*Einsum* is an almighty function from the *numpy *library which is the most efficient manipulator of n-dimensional arrays. It can perform umpteen functions such as adding, multiplying or rearranging the input arrays in a jiffy, resulting in multiple x’s faster computation. Some implications of *einsum* might be interesting enough that they have no relation whatsoever with Einstein from the *ein *or summing from the *sum.*

One such implication would be the *einsum_path( ) *function which creates intermediate arrays for evaluating the lowest cost contraction order for an *einsum *expression. Rather than being bounded by performing contraction over similar dimensions, this function is capable of contracting any given dimension with a different dimension. The best part is that one can leverage this function to carry out contraction for any number of dimensions leaving aside those which one desires to be untouched.

**Syntax of the ***einsum_path( ) *function

*einsum_path( )*function

What else can be used to understand a function better, than its syntax? But the syntax of interest here might be a bit handful to comprehend. So, let us have a look at it.

```
numpy.einsum_path(subscripts, *operands, optimize = ‘greedy’)
```

where

used to specify the subscripts that ought to be summed*subcripts –*used to list the arrays that are to be used for the operation**operands –*set to ‘greedy’ by default, it is used to specify the method to deduce the desired path type. The other path type that is available to choose is ‘optimal’*optimize –*

It is to be noted that the ‘greedy’ algorithm analyses each step and selects the most suitable contraction pair. The ‘optimal’ algorithm on the other hand tries out all the combinations thereby identifying every possible path to contract the inputs and selecting the order which is of the least cost. The *einsum_path( ) *function eventually returns the path in the form of a list.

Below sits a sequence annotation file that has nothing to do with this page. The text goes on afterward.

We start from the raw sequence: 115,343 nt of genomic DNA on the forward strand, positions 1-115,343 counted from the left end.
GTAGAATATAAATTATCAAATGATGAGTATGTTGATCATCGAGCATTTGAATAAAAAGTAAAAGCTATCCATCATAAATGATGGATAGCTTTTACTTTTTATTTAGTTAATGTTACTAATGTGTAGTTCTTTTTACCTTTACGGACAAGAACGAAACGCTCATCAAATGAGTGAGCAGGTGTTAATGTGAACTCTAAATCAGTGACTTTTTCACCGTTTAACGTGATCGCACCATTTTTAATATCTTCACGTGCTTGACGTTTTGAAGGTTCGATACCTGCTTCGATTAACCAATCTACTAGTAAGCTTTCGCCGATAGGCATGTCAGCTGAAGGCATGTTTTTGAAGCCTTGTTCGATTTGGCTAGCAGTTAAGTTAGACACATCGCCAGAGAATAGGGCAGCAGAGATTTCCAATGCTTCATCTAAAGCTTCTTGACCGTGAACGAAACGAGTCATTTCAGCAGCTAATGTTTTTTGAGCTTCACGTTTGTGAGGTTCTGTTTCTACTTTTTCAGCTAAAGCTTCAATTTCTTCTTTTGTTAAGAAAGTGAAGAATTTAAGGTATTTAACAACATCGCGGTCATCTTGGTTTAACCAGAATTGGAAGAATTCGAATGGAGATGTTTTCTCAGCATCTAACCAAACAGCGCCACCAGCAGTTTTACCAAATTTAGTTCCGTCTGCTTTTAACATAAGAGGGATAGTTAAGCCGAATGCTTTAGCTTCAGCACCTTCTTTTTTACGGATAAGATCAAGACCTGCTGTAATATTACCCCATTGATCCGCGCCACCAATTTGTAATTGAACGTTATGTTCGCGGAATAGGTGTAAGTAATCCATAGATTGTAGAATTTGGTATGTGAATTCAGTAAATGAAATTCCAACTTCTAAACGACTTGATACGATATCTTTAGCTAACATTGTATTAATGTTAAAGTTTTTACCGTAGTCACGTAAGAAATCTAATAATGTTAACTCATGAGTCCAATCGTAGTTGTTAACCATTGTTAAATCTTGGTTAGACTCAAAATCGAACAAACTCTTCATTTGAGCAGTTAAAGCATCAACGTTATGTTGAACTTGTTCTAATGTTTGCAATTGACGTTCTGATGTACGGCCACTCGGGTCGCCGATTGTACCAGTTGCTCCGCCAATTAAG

**Putting ***einsum_path( ) *into use

*einsum_path( )*into use

One shall get started by importing the *numpy *library to make use of the *einsum_path( ) *function.

```
import numpy as np
```

Now let us declare the input arrays for which the path of contraction is to be determined.

```
ar1 = np.array([[10, -9], [5, -7]])
ar2 = np.array([[0, 4, 6], [7, 5, -3]])
ar3 = np.array([[-1, 4], [6, 8], [-2, 4]])
```

It is time that we deploy the *einsum_path( ) *function for these arrays using the code below.

```
pt = np.einsum_path('ij, jk, ki -> ii', ar1, ar2, ar3, optimize = 'greedy')
```

Ideally, the inputs ar2 and ar3 will be contracted first when the above code is executed and then the corresponding results shall be fed to deduce the final contraction.

```
print(pt[0])
print(pt[1])
```

But what if one wants to try out their hand with the other algorithm for optimising the contraction path? Let us do that by setting the optimize option to ‘optimal’ as shown in the code below.

```
pt = np.einsum_path('ij, jk, ki -> ii', ar1, ar2, ar3, optimize = 'optimal')
print(pt[0])
print(pt[1])
```

Upon close observation, one can very well spot the difference in the theoretical speed up between the two algorithms where ‘greedy’ seems to be the faster of the lot. Though the results may be synonymous except for the speed, when the inputs to be analysed become complex, the time taken by the ‘optimal’ algorithm would comparatively be a bit higher which gives the ‘greedy’ algorithm an edge over it.

**Conclusion**

Now that we have reached the end of this article, hope it has elaborated on the different techniques to use the *einsum_path( ) *function in Python. Here’s another article that details the ways to solve the invalid syntax error in the *elif *function of Python. There are numerous other enjoyable and equally informative articles in AskPython that might be of great help to those who are looking to level up in Python. *Audere est facere!*

**Reference**